Bertha L. Bryant^ (Isaac^ , Samuel,^ David,^ Simeon,^
Cornelius,^ Pieter Cornelisse,^ Cornells^), b. July 6, 1870, near
Orchard Grove, Lake Co., Ind.; m. July 6, 1890, Harry
George, who was b. Jan. 9, 1867, in Clifton, Houghton Co.,
Mich.; son of Thomas George and Anne Muffat. He d. Jan.
24, 1894, at LeRoy, Lake Co., Ind. Res., 546 Wieland Ave.,
568. I. Grace May George, b. Dec. 24, 1891, in Calumet,
EIGHTH GENERATION 149
Mich.; m. Dec. 29, 1910, in Chicago, John
Young, son of Frank Young and Anna B rough.
569. II. Efi&e George, b. May 31, 1893; d. Sept. 27, 1893.
570. III. Helen Louise George, b. Aug. 14, 1894; m. Dec. 31,
191 2, Myron L. Armantrout. Res., 3441
N. Troy St., Chicago, 111.
Bertha Bryant George received a common and high school educa-
tion. She was a teacher in a public school until her marriage to Mr.
George. He was employed in the copper mines of Calumet, Michi-
gan. About two years and a half after their marriage Mr. George
contracted typhoid fever and died. Mrs. George with her two little
daughters then made her home in Hebron, Indiana, where she served
as clerk for several years in the dry-goods store of Bryant, Dowd &
Company. Later she went to Chicago where she clerked for Car-
son Pirie Scott & Company. At present she is engaged with a
ladies' tailoring establishment in Chicago. Mrs. George is an
adherent of the Methodist faith. Residence, 1949 Larabee Street,
Mary K. Stalter^ (Jane^ , Samuel,^ David,^ Simeon,''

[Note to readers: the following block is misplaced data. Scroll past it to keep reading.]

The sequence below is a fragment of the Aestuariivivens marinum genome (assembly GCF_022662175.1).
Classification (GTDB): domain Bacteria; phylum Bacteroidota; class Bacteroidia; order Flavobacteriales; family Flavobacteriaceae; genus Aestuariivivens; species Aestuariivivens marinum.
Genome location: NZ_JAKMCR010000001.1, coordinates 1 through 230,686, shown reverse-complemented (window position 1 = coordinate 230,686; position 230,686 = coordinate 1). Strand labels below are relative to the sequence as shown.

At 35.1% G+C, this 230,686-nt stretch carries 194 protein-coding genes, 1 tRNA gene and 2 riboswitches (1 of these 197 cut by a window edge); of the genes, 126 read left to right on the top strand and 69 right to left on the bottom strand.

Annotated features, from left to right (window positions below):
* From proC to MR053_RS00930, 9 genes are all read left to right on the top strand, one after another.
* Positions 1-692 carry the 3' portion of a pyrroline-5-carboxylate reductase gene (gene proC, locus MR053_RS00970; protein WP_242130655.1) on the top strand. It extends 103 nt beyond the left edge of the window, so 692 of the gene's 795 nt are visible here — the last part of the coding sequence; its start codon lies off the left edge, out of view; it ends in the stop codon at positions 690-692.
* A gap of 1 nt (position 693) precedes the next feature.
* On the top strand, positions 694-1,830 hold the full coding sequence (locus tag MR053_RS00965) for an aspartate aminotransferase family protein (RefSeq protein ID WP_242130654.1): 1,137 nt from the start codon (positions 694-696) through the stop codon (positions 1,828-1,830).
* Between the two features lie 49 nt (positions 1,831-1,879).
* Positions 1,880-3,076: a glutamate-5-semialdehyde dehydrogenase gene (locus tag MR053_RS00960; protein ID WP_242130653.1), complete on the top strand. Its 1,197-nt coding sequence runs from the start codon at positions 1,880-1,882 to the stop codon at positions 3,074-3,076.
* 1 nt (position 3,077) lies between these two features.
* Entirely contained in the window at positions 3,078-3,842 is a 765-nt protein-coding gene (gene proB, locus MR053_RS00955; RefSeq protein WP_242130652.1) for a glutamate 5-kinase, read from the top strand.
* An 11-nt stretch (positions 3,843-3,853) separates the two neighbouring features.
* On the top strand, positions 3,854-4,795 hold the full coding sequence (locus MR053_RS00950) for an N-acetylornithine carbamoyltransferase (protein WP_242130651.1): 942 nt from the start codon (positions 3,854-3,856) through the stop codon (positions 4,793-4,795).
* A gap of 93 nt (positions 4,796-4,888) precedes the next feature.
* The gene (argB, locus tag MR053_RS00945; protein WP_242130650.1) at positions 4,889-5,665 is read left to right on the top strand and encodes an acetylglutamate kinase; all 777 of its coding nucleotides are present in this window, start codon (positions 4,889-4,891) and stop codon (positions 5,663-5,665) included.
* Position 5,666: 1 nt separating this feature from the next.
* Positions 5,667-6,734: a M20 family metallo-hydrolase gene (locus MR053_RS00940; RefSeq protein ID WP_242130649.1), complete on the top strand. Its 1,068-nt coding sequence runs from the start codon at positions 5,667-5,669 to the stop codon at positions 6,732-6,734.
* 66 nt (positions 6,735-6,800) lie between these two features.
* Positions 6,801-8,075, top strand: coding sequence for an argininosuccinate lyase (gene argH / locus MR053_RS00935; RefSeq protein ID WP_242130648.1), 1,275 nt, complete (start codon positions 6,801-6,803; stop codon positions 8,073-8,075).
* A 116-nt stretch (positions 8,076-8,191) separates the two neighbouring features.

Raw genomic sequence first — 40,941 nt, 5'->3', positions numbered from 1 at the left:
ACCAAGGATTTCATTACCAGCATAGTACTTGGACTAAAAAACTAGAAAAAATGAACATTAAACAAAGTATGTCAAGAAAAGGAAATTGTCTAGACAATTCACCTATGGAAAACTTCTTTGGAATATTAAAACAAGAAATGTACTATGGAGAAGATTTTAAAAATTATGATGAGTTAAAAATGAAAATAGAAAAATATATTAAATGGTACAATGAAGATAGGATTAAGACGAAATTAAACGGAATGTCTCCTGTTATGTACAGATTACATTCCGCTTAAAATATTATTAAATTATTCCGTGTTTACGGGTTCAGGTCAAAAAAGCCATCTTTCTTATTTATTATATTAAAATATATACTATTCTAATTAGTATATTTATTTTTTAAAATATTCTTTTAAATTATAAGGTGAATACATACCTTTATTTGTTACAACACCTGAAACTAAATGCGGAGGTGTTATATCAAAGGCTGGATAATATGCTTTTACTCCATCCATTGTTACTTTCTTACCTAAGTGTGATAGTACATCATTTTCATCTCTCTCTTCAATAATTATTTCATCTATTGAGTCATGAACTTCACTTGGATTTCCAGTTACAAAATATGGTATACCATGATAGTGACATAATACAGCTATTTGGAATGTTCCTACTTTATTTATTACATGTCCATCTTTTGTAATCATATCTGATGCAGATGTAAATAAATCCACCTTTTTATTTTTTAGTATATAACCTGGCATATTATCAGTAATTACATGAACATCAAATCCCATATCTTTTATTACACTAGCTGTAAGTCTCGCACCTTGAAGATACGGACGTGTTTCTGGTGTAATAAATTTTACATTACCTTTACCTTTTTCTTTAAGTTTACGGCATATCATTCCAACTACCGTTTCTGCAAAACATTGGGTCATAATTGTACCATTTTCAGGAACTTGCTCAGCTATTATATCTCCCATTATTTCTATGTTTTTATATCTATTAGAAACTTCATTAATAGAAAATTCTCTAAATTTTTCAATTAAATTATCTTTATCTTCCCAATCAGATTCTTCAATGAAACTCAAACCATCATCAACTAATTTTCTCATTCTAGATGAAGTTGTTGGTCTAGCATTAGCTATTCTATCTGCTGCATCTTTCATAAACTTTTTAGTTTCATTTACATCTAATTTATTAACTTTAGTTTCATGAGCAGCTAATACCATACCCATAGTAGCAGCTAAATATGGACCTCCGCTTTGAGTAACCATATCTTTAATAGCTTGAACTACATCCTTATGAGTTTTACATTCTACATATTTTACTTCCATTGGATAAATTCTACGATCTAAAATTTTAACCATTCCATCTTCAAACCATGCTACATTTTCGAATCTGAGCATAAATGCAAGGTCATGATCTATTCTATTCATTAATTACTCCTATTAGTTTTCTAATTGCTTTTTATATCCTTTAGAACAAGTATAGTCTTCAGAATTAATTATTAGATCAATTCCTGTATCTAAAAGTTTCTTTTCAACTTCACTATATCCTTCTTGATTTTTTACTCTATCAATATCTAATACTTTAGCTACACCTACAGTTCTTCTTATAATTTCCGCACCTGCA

Cornelius,^ Pieter Cornelisse,^ Cornells^), b. Aug. 18, 1857,
near Little Sandusky, Ohio; m. Nov. 7, 1875, at Rock, Cowley
Co., Kan., Newton L. Yarbrough, who was b. Mar. 20, 1850,
Warrensburg, Mo.; Res., Guerneville, Cal.
571. I. Ernest E. Yarbrough, b. Feb. 12, 1879; m. Sadie
572. II. Charles Roy Yarbrough, b. July 3, 1886.
George Hervey Stalter^ (Jane^ , Samuel,® David,^
Simeon,^ Cornelius,^ Pieter Cornelisse,^ Cornelis^), b. Oct. 20,
1859, at Ottawa, Kan.; m. Sept. 25, 1881, in Winfield, Kan.,
Mattie Baird, who was b. Feb. 25, 1862, in Roaring Springs,
Ky.; dau. of Volney Baird and Emily E. Griffin. Res., Fargo,
150 BRYANT GENEALOGY
573. I. Emma Jane Stalter, b. May 14, 1883, at Winfield,
Kan.; m. Sept. 3, 1902, at Woodward, Okla.,
William Alexander Wright, who was b.
Aug. 30, 1873, in Texas; son of John Grifl&n
Wright and Sally Elizabeth Perkins.
Ethel C. Stalter, b. Oct. 3, 1889.
Lottie M. Stalter, b. Aug. 30, 1892.
John Frank Stalter, b. May 24, 1895.
Volney J. Stalter, b. Apr. i, 1900.
In early Hfe Mr. Stalter was a herdsman, later a farmer and stock-
raiser. He also ran a blacksmith shop. He assisted in settHng
three new countries. Resided in California, Kansas, and Okla-
homa, now resides at Aberdeen, Texas. In politics he is a Demo-
Elura Stalter^ (Jane^ , Samuel,^ David,^ Simeon,*
Cornelius,^ Pieter Cornelisse,^ Cornelis^), b. June 3, 1863, in
Franklin Co., Kan.; m. June 27, 1879, in Cowley Co., Kan., to
John K. Snyder.
578. I. Maude Snyder, b. Aug. 9, 1880; m. F. T. Wisley+
579. 11. Pearl E. Snyder, b. June 21, 1882.
580. III. Jesse B, Snyder, b. Sept. 5, 1884.
581. IV. Lucy Snyder, b. July 28, 1886; d
582. V. Sophia J. Snyder, b. June 27, 1888.
583. VI. Wildie M. Snyder, b. Dec. 13, 1889; m. May 14, 1910,
A. L. Parish.
584. VII. Paul J. Snyder, b. Mar. 8, 1896.
585. VIII. Hoyt P. Snyder, b. Mar. 8, 1898.
Edwin R. Stalter^ (Jane^ , Samuel,^ David,^ Simeon,*
Cornelius,^ Pieter Cornelisse,^ Cornelis^), b. Dec. 3, 1874, near
Rock, Cowley Co., Kan.; m. June 9, 1895, Dora Moore, who
was b. Feb. 8, 1876. Res., Pacific Grove, Cal.
EIGHTH GENERATION 151
586. I. Verne Stalter, b. Nov. 13, 1896.
587. II. Harold Stalter, b. Oct. 15, 1902.
John W. Stalter^ (Jane^ , Samuel,^ David,^ Simeon,*
Cornelius,^ Pieter Cornelisse,^ Cornells^), b. Dec. 4, 1876, near
Rock, Kan.; m. Jessie E. Kaats, who was b. June 29, 1876.